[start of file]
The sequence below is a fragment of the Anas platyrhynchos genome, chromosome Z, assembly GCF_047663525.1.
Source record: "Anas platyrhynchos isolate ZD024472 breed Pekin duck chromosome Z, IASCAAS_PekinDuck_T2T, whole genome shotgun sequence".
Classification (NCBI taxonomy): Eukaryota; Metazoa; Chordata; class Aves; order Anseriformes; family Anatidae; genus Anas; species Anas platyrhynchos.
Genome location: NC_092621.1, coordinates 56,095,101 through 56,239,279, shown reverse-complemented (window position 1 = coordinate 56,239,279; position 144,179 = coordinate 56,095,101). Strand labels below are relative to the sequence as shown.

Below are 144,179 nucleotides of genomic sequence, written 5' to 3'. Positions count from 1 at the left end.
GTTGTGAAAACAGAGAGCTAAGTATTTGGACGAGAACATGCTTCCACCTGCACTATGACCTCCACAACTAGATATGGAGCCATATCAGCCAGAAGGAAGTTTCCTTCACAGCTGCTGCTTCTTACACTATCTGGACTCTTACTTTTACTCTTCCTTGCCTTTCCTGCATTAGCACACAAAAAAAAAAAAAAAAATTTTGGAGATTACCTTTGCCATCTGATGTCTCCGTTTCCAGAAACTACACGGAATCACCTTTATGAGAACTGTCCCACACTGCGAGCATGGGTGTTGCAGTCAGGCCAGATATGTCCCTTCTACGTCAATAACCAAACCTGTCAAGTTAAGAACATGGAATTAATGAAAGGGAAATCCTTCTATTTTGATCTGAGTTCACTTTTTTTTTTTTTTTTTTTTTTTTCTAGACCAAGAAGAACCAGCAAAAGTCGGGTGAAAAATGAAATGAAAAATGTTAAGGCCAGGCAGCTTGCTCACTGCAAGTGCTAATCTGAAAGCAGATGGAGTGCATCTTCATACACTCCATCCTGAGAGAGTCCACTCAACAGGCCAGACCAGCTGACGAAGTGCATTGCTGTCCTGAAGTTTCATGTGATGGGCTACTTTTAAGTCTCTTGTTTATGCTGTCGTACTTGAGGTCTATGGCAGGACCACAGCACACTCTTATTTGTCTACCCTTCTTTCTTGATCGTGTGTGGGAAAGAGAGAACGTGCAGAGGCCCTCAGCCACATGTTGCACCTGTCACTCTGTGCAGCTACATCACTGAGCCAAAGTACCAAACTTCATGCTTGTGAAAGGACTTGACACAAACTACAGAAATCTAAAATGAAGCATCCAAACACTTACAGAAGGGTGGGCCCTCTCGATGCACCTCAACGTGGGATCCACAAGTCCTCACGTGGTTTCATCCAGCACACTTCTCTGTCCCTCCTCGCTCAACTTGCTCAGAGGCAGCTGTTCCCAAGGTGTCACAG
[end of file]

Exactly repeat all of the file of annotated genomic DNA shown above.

The sequence below is a fragment of the Anas platyrhynchos genome, chromosome Z, assembly GCF_047663525.1.
Source record: "Anas platyrhynchos isolate ZD024472 breed Pekin duck chromosome Z, IASCAAS_PekinDuck_T2T, whole genome shotgun sequence".
Classification (NCBI taxonomy): Eukaryota; Metazoa; Chordata; class Aves; order Anseriformes; family Anatidae; genus Anas; species Anas platyrhynchos.
Genome location: NC_092621.1, coordinates 56,095,101 through 56,239,279, shown reverse-complemented (window position 1 = coordinate 56,239,279; position 144,179 = coordinate 56,095,101). Strand labels below are relative to the sequence as shown.

Below are 144,179 nucleotides of genomic sequence, written 5' to 3'. Positions count from 1 at the left end.
GTTGTGAAAACAGAGAGCTAAGTATTTGGACGAGAACATGCTTCCACCTGCACTATGACCTCCACAACTAGATATGGAGCCATATCAGCCAGAAGGAAGTTTCCTTCACAGCTGCTGCTTCTTACACTATCTGGACTCTTACTTTTACTCTTCCTTGCCTTTCCTGCATTAGCACACAAAAAAAAAAAAAAAAATTTTGGAGATTACCTTTGCCATCTGATGTCTCCGTTTCCAGAAACTACACGGAATCACCTTTATGAGAACTGTCCCACACTGCGAGCATGGGTGTTGCAGTCAGGCCAGATATGTCCCTTCTACGTCAATAACCAAACCTGTCAAGTTAAGAACATGGAATTAATGAAAGGGAAATCCTTCTATTTTGATCTGAGTTCACTTTTTTTTTTTTTTTTTTTTTTTTCTAGACCAAGAAGAACCAGCAAAAGTCGGGTGAAAAATGAAATGAAAAATGTTAAGGCCAGGCAGCTTGCTCACTGCAAGTGCTAATCTGAAAGCAGATGGAGTGCATCTTCATACACTCCATCCTGAGAGAGTCCACTCAACAGGCCAGACCAGCTGACGAAGTGCATTGCTGTCCTGAAGTTTCATGTGATGGGCTACTTTTAAGTCTCTTGTTTATGCTGTCGTACTTGAGGTCTATGGCAGGACCACAGCACACTCTTATTTGTCTACCCTTCTTTCTTGATCGTGTGTGGGAAAGAGAGAACGTGCAGAGGCCCTCAGCCACATGTTGCACCTGTCACTCTGTGCAGCTACATCACTGAGCCAAAGTACCAAACTTCATGCTTGTGAAAGGACTTGACACAAACTACAGAAATCTAAAATGAAGCATCCAAACACTTACAGAAGGGTGGGCCCTCTCGATGCACCTCAACGTGGGATCCACAAGTCCTCACGTGGTTTCATCCAGCACACTTCTCTGTCCCTCCTCGCTCAACTTGCTCAGAGGCAGCTGTTCCCAAGGTGTCACAG